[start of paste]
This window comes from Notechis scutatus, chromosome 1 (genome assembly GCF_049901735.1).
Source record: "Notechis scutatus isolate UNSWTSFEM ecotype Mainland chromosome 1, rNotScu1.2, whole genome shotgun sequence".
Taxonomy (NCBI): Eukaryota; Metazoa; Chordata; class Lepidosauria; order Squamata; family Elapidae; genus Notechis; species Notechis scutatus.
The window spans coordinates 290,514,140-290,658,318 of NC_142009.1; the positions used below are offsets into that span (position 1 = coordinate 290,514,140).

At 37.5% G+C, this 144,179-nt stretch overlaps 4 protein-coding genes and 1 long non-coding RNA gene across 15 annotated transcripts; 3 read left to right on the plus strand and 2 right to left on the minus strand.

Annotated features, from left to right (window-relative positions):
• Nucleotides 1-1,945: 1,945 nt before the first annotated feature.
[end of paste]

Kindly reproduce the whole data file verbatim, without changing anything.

This window comes from Notechis scutatus, chromosome 1 (genome assembly GCF_049901735.1).
Source record: "Notechis scutatus isolate UNSWTSFEM ecotype Mainland chromosome 1, rNotScu1.2, whole genome shotgun sequence".
Taxonomy (NCBI): Eukaryota; Metazoa; Chordata; class Lepidosauria; order Squamata; family Elapidae; genus Notechis; species Notechis scutatus.
The window spans coordinates 290,514,140-290,658,318 of NC_142009.1; the positions used below are offsets into that span (position 1 = coordinate 290,514,140).

At 37.5% G+C, this 144,179-nt stretch overlaps 4 protein-coding genes and 1 long non-coding RNA gene across 15 annotated transcripts; 3 read left to right on the plus strand and 2 right to left on the minus strand.

Annotated features, from left to right (window-relative positions):
• Nucleotides 1-1,945: 1,945 nt before the first annotated feature.